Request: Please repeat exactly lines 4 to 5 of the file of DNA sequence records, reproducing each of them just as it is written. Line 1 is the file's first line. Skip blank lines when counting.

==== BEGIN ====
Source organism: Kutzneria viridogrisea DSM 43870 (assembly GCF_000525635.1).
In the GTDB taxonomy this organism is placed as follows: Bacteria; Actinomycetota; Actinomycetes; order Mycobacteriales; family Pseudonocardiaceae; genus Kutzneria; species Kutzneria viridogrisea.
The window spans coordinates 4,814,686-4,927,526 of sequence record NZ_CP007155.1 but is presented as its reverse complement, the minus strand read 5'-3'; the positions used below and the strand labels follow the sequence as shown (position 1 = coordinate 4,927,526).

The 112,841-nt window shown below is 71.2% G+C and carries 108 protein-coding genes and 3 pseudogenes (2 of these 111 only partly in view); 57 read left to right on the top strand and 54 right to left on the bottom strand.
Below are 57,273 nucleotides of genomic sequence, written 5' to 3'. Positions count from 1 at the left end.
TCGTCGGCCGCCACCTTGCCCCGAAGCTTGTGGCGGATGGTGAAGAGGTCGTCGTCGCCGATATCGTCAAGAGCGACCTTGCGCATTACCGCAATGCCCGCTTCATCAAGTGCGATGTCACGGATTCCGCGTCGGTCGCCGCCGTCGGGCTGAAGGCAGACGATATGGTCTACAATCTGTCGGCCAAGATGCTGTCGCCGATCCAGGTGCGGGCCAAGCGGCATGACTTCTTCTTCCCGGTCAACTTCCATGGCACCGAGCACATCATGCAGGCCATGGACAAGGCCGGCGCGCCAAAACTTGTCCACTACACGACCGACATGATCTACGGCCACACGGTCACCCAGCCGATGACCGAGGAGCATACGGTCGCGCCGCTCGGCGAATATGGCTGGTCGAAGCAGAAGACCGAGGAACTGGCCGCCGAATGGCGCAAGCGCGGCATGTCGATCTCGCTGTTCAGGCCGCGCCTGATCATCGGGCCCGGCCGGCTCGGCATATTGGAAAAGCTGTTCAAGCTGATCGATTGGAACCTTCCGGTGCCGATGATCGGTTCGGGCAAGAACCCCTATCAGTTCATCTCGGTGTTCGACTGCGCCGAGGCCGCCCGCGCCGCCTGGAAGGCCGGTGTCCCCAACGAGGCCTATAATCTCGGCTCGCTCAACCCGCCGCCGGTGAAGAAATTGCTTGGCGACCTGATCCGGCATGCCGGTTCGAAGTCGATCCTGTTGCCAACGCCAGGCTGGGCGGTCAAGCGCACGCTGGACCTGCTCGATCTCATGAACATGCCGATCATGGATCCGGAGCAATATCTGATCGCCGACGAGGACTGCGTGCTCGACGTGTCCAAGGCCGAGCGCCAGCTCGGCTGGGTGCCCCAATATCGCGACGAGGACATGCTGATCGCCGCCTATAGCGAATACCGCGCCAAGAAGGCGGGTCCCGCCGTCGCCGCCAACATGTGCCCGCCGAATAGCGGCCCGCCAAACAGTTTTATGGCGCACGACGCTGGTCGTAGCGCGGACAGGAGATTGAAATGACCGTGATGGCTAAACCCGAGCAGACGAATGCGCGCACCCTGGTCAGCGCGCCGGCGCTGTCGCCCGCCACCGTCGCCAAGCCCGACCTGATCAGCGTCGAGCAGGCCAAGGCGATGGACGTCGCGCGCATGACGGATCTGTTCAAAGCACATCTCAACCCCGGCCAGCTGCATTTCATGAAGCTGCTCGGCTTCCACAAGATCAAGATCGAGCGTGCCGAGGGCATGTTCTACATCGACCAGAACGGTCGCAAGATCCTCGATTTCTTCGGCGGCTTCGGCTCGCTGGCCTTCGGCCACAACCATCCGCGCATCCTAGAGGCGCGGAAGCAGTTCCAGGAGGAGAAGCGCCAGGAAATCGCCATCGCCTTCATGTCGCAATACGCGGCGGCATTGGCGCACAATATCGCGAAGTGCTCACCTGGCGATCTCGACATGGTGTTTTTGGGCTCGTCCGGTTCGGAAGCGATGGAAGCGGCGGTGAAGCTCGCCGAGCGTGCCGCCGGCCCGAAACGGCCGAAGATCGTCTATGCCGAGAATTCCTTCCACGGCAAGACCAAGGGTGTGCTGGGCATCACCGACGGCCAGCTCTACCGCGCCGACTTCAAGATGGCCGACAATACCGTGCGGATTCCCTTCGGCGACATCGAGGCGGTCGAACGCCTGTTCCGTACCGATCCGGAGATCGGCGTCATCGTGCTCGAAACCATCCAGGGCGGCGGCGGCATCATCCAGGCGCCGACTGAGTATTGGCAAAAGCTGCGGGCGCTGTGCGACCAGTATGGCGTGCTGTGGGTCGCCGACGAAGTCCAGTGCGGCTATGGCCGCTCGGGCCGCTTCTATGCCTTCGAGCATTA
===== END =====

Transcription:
The 112,841-nt window shown below is 71.2% G+C and carries 108 protein-coding genes and 3 pseudogenes (2 of these 111 only partly in view); 57 read left to right on the top strand and 54 right to left on the bottom strand.
Below are 57,273 nucleotides of genomic sequence, written 5' to 3'. Positions count from 1 at the left end.